Small, three-attorney firm has one attorney leave.  They seek candidates and those go through the screening stated above.  After the final interviews the managing attorney goes on a 3 week vacation that had been planned prior to the third attorney’s departure, leaving only the junior attorney in the office.  After the vacation it was realized that “if one attorney can keep us afloat for 3 weeks, why do we really need 3 attorneys?”  This is a good business decision – but the rationale should be stated to the candidates (at a minimum the final interview candidates).  Instead all candidates received a “the position will not be filled” call from the HR representative.  Months later the truth came out when talking to other people knowledgeable about the firm.   The truth will come out, be the one perpetuating the truth.

Alternatively, a medium sized firm that has a transactional partner seeking a transactional associate.  After several interviews and lots of communication, all communication stops from the firm.  Almost a month later the associate candidate finally gets an email from the partner explaining that after a massive heart attack and multiple-bypass surgery she has returned to the office and has a mountain of work to get out.  While not necessarily prompt, the honesty of the response gave the associate candidate even more respect for the partner.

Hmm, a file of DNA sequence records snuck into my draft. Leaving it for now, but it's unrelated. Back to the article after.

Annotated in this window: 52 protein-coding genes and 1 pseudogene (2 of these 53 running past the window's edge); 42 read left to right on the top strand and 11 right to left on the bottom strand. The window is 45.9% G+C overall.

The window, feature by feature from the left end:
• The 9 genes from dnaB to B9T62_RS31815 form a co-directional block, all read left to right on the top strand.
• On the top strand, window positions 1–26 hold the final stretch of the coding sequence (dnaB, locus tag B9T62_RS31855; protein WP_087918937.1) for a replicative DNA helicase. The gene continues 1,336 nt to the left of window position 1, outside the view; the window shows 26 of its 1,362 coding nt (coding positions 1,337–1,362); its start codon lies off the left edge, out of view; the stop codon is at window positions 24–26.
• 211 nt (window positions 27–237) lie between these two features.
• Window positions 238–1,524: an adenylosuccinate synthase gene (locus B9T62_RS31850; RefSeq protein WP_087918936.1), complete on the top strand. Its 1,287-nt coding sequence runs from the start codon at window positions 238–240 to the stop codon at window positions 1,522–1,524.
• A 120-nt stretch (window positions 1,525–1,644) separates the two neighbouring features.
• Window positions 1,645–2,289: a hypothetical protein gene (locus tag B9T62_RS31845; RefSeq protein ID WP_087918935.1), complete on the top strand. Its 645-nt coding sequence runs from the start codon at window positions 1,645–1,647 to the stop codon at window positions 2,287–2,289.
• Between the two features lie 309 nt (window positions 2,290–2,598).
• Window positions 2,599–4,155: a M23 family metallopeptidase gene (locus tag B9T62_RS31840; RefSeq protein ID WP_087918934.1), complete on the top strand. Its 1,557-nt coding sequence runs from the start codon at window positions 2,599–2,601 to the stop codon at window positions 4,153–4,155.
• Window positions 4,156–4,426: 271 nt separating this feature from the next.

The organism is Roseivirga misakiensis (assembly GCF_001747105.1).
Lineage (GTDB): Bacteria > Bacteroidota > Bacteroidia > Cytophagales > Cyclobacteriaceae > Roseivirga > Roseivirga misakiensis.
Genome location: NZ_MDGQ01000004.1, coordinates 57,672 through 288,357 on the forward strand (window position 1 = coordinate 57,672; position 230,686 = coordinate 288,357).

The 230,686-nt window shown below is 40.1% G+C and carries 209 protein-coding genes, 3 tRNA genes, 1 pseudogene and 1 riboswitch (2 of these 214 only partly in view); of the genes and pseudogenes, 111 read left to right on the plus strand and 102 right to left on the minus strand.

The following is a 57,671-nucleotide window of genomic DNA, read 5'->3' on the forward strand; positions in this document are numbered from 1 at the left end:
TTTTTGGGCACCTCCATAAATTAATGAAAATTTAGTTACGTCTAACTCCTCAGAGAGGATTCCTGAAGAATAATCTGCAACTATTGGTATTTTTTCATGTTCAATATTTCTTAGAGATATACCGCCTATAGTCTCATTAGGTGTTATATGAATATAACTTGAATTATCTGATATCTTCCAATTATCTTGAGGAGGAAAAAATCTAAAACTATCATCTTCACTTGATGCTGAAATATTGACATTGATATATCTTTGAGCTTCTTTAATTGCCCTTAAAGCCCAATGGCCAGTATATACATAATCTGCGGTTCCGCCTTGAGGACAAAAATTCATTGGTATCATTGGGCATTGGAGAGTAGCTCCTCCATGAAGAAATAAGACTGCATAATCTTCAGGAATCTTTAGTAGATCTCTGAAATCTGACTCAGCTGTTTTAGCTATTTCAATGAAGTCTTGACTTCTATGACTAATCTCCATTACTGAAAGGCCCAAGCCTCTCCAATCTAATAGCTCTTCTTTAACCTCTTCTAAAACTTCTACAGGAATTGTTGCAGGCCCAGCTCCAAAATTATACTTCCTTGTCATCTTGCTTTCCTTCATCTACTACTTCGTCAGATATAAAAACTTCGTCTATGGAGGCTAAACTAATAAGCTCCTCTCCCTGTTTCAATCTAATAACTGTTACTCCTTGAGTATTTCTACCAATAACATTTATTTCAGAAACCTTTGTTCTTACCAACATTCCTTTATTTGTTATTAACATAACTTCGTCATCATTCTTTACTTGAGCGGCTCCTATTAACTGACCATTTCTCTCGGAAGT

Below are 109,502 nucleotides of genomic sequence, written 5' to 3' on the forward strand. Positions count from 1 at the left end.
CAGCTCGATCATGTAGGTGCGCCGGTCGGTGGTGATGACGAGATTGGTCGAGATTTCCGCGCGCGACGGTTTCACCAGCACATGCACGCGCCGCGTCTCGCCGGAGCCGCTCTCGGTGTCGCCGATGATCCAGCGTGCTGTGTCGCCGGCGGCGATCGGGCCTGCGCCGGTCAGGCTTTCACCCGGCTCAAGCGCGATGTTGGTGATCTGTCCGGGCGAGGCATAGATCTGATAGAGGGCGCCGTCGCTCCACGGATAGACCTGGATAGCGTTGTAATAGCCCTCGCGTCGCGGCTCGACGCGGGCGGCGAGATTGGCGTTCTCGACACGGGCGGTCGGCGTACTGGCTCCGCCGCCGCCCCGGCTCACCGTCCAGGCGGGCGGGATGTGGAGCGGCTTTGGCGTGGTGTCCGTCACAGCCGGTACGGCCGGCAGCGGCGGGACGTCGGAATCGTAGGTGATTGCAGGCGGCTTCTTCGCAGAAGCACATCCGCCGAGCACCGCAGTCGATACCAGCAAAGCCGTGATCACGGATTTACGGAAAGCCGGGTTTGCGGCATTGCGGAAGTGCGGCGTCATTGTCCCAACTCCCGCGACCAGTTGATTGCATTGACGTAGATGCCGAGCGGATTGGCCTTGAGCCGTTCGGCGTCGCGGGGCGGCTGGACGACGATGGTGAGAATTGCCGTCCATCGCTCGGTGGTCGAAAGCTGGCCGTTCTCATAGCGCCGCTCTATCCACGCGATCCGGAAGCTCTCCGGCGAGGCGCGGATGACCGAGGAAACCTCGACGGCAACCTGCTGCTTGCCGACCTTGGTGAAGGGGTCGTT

Conclusion for firms

Whether in a large market or a small one, attorneys will see each other again.  If not, they will at least ask their friends and colleagues about this new firm they are going against in a case.  In this age of social media and networking – a single bad review can be disseminated to hundreds of potential employees, and maybe more importantly to potential clients, in seconds.

By perpetuating the non-businesslike hiring behavior exhibited by many firms, those firms are asking for bad-will and even vengeful responses from those spurned in the hiring process.  If firms would take a little more time to act in a businesslike manner in that process, they would garner and perpetuate good-will throughout the legal community.

Conclusion for job seekers

Be ready for anything.  Sure you can get asked tough questions and even silly questions at an interview, but you need to be ready for anything during the entire process.  Continue to act in a businesslike manner (especially if the firm is not doing the same) and remember that if a firm is not businesslike when they are hiring – they may not be businesslike when they are working.